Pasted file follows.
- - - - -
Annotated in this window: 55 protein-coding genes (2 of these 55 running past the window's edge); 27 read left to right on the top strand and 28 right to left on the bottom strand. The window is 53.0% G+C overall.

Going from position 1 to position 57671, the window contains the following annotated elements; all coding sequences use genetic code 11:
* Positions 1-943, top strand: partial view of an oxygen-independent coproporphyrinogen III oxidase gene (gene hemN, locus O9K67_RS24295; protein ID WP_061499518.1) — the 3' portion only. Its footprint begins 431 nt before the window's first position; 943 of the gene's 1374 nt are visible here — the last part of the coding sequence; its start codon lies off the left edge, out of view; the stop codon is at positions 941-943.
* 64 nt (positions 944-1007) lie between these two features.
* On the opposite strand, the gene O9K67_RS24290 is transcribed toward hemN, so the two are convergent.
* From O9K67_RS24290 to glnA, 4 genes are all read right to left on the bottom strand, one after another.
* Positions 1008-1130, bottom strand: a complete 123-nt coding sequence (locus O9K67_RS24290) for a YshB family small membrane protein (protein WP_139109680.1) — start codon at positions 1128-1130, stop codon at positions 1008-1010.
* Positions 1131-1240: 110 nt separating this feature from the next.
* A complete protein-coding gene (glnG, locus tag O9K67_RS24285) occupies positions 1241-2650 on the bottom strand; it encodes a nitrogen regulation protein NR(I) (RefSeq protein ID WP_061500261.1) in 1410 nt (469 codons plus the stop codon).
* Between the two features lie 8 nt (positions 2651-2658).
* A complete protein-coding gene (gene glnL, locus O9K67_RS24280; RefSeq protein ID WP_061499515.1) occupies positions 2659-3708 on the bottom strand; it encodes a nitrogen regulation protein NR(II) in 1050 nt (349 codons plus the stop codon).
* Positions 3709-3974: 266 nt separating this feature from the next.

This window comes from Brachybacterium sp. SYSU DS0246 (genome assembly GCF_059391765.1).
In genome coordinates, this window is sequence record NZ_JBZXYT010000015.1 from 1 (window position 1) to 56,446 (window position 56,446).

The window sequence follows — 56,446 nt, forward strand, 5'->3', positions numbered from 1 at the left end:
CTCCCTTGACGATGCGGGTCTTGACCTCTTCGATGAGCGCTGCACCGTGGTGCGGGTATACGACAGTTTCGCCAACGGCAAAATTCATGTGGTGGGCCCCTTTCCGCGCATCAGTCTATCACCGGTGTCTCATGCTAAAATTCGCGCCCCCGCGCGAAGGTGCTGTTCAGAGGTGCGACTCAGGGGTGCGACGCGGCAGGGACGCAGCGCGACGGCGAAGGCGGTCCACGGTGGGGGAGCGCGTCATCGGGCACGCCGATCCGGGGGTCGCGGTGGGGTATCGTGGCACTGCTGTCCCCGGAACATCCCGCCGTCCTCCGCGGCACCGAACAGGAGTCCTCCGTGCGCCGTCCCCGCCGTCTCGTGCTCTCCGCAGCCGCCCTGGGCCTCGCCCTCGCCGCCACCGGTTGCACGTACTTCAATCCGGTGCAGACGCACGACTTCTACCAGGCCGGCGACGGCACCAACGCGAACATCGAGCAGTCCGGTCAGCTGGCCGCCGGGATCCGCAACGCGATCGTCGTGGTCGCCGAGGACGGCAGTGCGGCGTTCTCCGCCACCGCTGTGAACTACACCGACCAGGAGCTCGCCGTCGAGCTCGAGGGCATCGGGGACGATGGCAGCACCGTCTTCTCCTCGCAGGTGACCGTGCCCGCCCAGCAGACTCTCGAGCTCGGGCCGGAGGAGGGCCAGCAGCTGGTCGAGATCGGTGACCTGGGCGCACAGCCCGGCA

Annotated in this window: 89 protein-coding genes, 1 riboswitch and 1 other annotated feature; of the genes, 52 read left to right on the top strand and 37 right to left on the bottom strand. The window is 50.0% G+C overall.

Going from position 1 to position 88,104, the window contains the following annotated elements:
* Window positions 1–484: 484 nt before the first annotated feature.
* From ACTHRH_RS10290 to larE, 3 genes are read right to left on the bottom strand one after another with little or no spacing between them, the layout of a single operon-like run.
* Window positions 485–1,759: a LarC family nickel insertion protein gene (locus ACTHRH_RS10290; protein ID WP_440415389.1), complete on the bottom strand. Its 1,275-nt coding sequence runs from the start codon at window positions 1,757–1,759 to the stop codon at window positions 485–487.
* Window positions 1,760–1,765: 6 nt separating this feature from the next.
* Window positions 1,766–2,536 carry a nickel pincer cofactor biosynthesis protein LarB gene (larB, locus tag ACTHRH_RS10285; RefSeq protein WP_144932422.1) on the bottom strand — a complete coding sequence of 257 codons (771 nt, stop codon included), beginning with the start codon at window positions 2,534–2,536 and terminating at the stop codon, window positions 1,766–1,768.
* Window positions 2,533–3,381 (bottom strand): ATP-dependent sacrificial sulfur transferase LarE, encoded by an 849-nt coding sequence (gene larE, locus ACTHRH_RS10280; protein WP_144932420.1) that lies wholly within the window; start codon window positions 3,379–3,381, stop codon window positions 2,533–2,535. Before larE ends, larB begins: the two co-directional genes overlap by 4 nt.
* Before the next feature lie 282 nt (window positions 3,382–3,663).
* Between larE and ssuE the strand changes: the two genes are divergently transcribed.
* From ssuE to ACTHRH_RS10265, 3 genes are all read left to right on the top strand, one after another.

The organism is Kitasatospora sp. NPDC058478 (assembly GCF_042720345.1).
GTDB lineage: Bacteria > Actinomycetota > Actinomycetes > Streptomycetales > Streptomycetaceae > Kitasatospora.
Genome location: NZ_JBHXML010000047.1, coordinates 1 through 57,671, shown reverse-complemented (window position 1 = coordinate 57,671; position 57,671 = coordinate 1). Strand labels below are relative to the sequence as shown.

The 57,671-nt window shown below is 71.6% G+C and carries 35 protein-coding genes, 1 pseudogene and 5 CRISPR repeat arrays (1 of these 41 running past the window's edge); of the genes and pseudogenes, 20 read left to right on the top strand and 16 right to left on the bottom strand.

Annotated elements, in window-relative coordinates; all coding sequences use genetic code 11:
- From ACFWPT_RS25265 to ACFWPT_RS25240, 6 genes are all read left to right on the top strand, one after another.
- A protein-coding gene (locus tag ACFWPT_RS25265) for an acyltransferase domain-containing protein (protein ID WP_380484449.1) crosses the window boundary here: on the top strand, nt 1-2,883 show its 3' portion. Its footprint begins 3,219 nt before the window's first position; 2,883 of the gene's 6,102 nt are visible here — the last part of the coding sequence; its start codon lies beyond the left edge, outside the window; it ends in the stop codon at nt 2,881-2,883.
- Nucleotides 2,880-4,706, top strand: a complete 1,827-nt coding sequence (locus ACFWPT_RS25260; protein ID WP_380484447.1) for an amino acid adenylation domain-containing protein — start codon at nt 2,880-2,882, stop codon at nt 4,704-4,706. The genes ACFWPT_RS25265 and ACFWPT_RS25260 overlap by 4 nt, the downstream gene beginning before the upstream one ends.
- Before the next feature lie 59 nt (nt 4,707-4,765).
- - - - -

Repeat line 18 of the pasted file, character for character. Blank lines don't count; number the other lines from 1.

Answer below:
Going from position 1 to position 88,104, the window contains the following annotated elements: